The current political climate of the United States is tumultuous.
The NCAA under Mark Emmert tends to be vocal about issues it disagrees with.
Water is wet.
The truth in these statements, or at least the first two, have led to numerous public battles between state legislators and the NCAA, and it seems as though they are becoming more frequent and vicious.
As conservative lawmakers have gained power in recent years, proposing and enacting laws that, depending on your own leanings, could be considered regressive or protectionist, the NCAA has seemingly taken a more progressive stance. It’s strange to even consider that an organization like the NCAA, which represents hundreds of universities from all across the country, could seem so politically one sided, but when viewed individually, the justification often comes down to what makes for better public perception.
That isn’t to say the NCAA hasn’t been fighting the more noble fight lately. There just tend to be additional benefits to picking one side over the other.
The most notable example is the battle waged over North Carolina’s HB2, often known as the “bathroom bill.” North Carolina passed the contentious bill one year ago which, among other things, required transgender individuals to use public restrooms that corresponded with their birth gender. Citing the apparent discrimination in the bill, the NCAA moved multiple NCAA championship events from the state. A move that would prove ironic considering the circumstances the relocated Greenville Regional of the NCAA Men’s Basketball Tournament were played under.
Now, the NCAA has issued an ultimatum: Repeal HB2 or lose all NCAA events until 2022.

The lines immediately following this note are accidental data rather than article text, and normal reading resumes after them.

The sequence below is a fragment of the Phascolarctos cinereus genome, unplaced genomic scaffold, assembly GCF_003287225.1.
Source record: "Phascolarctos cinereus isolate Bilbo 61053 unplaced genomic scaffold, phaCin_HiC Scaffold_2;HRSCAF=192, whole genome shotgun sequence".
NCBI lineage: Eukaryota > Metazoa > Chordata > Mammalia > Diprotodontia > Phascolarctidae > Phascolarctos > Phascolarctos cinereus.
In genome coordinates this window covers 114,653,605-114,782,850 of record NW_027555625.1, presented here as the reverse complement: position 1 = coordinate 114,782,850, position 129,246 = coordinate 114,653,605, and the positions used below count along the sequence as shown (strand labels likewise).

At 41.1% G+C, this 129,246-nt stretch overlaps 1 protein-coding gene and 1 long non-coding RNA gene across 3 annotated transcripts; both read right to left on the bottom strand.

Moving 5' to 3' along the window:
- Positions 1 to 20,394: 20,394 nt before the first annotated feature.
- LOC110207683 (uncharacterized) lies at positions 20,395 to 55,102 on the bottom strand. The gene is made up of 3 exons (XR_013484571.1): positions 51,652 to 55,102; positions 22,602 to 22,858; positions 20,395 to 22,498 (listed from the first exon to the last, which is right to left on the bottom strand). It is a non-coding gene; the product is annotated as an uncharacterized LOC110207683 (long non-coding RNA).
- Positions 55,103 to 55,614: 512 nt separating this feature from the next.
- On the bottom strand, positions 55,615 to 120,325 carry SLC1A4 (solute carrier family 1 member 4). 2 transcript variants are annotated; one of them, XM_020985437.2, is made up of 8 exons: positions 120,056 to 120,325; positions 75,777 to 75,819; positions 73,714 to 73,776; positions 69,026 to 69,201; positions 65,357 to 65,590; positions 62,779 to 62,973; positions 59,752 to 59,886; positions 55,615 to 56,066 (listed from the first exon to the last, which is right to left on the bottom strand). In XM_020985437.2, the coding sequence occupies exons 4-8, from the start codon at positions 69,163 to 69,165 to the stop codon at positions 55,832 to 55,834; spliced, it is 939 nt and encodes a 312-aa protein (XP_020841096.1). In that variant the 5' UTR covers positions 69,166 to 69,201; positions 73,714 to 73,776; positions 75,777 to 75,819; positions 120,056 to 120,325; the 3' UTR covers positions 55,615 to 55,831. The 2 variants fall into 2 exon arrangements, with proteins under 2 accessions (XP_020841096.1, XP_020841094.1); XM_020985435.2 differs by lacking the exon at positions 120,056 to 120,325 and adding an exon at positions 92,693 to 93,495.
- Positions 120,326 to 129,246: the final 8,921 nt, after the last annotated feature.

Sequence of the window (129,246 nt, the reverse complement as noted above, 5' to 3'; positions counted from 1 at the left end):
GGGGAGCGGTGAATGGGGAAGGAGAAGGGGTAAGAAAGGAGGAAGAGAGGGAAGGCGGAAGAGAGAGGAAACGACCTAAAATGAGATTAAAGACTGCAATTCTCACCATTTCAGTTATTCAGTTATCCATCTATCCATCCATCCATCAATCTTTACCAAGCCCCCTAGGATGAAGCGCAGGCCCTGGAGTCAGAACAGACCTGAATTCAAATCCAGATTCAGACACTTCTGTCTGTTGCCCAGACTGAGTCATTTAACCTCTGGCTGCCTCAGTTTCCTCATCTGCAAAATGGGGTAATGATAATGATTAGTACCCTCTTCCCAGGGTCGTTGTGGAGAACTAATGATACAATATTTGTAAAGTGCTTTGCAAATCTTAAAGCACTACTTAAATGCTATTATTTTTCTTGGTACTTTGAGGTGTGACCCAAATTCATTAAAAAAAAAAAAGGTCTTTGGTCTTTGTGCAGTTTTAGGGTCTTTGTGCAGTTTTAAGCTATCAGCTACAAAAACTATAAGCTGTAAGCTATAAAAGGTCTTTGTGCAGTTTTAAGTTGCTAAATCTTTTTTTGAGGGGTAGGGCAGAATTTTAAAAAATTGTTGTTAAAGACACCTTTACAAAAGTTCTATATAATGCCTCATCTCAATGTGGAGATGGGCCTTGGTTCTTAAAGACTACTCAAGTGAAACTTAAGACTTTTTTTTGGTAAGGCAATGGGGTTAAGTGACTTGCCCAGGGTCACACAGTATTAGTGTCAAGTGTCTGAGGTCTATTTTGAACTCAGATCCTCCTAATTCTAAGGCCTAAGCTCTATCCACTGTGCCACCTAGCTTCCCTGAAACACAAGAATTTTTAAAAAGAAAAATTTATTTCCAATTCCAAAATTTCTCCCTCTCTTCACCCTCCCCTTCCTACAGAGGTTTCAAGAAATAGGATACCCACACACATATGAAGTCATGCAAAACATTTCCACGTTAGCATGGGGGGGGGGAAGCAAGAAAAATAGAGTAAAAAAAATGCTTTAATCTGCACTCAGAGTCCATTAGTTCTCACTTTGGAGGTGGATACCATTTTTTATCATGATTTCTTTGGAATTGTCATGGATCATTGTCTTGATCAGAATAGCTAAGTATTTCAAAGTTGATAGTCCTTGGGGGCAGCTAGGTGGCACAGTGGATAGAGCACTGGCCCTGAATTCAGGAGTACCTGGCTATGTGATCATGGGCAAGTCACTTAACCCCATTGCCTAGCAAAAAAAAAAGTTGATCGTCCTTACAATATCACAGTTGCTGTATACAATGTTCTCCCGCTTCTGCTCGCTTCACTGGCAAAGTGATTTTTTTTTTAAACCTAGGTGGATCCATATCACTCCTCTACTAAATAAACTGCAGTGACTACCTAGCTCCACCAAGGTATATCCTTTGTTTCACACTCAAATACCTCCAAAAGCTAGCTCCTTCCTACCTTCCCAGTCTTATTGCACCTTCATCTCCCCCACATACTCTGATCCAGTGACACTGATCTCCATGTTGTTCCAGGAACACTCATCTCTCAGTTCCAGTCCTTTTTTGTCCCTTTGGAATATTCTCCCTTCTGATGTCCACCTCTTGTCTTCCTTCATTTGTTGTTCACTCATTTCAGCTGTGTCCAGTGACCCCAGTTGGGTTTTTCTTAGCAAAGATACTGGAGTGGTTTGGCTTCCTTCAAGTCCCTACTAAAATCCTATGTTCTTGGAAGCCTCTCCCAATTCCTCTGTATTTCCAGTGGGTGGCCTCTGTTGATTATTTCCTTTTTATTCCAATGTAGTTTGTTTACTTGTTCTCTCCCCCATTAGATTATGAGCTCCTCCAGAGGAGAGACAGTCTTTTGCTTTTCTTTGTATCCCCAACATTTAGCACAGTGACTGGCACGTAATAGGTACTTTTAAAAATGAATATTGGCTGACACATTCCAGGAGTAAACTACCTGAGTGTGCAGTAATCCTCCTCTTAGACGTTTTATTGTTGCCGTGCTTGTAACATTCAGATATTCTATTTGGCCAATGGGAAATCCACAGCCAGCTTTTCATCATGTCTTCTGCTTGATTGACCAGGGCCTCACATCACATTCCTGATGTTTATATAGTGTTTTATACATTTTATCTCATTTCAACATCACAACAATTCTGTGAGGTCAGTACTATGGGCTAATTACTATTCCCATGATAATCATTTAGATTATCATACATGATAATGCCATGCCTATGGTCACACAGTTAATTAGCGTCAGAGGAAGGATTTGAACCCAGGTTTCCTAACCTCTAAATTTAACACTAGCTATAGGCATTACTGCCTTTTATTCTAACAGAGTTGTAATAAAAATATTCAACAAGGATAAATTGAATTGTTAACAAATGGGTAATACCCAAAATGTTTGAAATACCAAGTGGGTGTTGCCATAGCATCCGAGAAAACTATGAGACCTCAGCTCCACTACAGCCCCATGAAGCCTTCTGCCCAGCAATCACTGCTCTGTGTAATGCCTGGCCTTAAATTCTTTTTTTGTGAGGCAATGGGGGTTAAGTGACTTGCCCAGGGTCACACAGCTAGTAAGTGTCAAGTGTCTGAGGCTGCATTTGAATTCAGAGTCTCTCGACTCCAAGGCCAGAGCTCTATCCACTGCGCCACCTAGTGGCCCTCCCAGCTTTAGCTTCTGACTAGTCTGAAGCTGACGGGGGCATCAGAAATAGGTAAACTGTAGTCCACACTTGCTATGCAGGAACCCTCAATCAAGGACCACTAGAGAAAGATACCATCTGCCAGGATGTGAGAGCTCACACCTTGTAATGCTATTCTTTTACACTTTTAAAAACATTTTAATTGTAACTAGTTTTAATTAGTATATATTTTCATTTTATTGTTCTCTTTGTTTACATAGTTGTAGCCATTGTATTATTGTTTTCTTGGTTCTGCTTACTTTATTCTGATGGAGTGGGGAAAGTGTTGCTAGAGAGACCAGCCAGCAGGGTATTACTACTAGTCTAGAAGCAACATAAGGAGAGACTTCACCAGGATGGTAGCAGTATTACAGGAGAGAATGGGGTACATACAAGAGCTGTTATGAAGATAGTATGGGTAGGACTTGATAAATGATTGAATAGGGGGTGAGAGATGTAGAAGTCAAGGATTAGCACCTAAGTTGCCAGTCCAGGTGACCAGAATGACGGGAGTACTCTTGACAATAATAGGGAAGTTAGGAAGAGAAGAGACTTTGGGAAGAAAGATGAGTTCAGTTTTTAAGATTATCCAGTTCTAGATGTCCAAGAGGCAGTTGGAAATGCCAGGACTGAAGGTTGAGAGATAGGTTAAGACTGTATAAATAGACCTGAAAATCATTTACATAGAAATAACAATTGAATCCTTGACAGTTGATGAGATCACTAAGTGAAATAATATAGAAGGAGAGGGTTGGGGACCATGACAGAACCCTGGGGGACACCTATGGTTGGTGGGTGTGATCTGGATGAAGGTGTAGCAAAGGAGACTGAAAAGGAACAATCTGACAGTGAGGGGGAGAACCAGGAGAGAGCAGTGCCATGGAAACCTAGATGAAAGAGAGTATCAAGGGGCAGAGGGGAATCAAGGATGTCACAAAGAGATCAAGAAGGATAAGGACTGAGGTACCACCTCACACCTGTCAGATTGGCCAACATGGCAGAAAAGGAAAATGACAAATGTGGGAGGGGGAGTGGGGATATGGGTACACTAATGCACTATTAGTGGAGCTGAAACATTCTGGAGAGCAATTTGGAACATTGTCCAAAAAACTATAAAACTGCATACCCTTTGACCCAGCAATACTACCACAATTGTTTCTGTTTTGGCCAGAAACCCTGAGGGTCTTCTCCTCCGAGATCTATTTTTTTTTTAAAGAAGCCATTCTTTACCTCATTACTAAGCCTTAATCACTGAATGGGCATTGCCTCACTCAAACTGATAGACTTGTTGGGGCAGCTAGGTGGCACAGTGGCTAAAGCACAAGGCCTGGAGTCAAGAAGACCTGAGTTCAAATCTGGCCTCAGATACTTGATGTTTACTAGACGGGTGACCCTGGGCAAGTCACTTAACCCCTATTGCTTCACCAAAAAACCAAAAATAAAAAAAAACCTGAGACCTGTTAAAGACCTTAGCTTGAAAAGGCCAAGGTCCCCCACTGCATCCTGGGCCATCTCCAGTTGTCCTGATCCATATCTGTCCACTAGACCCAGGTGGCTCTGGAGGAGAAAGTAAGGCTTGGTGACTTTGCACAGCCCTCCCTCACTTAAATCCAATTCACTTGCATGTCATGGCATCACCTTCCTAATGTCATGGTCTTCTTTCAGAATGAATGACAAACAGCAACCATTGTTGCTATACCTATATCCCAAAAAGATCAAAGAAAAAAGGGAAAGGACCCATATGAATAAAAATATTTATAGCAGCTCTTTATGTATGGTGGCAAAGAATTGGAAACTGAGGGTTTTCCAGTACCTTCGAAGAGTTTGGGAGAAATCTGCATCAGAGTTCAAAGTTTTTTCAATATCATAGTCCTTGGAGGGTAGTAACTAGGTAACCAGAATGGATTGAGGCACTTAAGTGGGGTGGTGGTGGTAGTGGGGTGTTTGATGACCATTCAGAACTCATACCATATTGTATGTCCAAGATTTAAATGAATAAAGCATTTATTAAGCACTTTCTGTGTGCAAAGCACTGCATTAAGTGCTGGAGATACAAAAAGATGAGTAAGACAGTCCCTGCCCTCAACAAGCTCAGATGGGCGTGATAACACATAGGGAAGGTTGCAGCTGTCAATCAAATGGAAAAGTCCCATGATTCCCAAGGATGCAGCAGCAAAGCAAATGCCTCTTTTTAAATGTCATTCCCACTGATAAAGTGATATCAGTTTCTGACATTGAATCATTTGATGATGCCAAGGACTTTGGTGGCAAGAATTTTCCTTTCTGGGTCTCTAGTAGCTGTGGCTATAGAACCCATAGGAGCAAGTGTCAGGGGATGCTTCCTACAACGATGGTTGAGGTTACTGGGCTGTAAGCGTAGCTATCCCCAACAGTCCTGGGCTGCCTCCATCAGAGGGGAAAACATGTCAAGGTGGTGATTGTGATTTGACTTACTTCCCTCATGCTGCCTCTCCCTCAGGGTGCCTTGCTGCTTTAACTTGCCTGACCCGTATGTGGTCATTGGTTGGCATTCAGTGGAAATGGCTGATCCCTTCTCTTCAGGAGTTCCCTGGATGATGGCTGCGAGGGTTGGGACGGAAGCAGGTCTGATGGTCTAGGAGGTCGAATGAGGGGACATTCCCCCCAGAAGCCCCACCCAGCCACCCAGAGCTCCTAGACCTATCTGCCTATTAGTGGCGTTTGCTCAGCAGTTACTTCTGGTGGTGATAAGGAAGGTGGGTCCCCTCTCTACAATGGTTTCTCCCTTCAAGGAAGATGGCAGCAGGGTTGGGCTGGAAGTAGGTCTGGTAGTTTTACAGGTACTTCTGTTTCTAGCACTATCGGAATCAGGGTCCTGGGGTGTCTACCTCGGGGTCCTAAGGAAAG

While North Carolina seems intent on keeping the bill, the effects of this move by the NCAA are being seen elsewhere. Just in the last few months, similar bills in Tennessee and Virginia have been voted down. Similar bills in Texas and Arkansas have been blasted by city officials in part due to the expected negative economic impact of losing events like those hosted by the NCAA.
In some cases, however, the NCAA doesn’t even have to be directly involved for the specter of college athletics to alter a bill. Take, for example, a new measure in Arkansas aimed at expanding where individuals may carry concealed firearms. While GOP lawmakers are fine allowing weapons on the grounds of universities, government buildings, and even the state Capitol, a clear line had to be drawn on Wednesday exempting college sporting events. That means no guns in Razorback Stadium, a venue that, as ArkansasOnline points out, doesn’t even trust its patrons with umbrellas.
States are fighting back. In an odd turn of events, conservative North Carolina on the East Coast, and vastly liberal California in the West are at the same time proposing athlete welfare bills, advocating for the health and safety of players under the NCAA’s purview. While motivations for each bill might appear different, the intended health results are ones that many have argued for decades that the NCAA should consider.
North Carolina’s bill, however, does go quite a bit further, arguing for athletes to be represented by agents, financial advisors, and attorneys. It also suggest that rules and punishments levied by the NCAA could receive government review, including transfer limitations.
Ultimately, conflicts between a state government and a national organization like the NCAA are inevitable. Our national love affair with college sports has always been a bit player in our political decisions, but in today’s political climate, the impact has been magnified tenfold.
In their conflict with North Carolina, the NCAA has taken a clear philosophical position, and despite the economic impacts, neither side seems willing to budge. This battle is far from over, and in coming years, it will not be considered unique.
Matthew Monte is Managing Editor of College AD and formerly Co-Managing Editor of Underdog Dynasty. He is a graduate of The B.I. Moody III College of Business Administration at UL Lafayette, mostly because it didn't require a foreign language. Matt is also a recovering stand up comedian who occasionally relapses.